In fact, many of the enterprise customers I work with greatly value startups as a way to hedge their bets with entrenched vendors. They are often quite disappointed when they get rolled up, realizing that they will become just one of thousands of customers. Worse, what made the product they used a shining light in their industry is at risk of becoming just another cog in a vast set of increasingly anonymous enterprise offerings.

What are companies to do then? With the increasing disposability of software in an app store supplied mobile IT landscape and frequent lack of leadership from IT when it comes to social media, organizations need to place well-hedged bets. The constant parade of vendors won't matter as much. Businesses therefore must assume that the software landscape is much more fluid than it has been even in the very recent past. New players will come and go more and more quickly, and companies must start focusing more on open standards for social software (both data and interoperability) and less on specific vendors, in order to retain flexibility and agility.

Related: Reconciling the enterprise IT portfolio with social media

In the meantime, social media is seeping in around the edges into the architectures of our organizations in a major way. Portfolio management and rationalization of social media solutions will soon become the next big challenge. At the same time, even though I tracked over 100 major social business solutions back in 2009, I'm now seeing as many new startups in the Enterprise 2.0 space as I did back then. Innovation and entrepreneurship in social business both are picking up, not slowing down.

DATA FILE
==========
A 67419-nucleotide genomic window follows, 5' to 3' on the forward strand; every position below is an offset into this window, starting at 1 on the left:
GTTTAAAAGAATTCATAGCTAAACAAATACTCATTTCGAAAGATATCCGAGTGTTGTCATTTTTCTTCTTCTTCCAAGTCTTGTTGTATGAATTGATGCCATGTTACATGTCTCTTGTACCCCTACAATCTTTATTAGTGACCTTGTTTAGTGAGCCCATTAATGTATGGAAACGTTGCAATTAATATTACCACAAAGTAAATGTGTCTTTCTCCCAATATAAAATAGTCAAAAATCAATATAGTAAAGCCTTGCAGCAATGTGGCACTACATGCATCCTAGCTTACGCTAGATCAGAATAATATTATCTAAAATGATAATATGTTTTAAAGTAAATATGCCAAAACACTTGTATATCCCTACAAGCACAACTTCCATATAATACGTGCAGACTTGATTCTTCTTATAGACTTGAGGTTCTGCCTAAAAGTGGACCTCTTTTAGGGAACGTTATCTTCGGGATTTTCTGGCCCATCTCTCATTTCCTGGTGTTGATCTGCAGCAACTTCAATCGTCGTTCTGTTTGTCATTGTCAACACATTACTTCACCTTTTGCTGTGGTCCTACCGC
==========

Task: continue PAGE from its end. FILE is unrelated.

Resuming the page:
In my next post, I'll explore these new emerging points of light as we head into the Enterprise 2.0 Conference in Boston next week and lots more news in this space. I'll post as much here as I can, in the meantime you can also catch my workshop on next-generation enterprises there, or come to the book signing for our new management book, Social Business By Design, sponsored by MoxieSoft.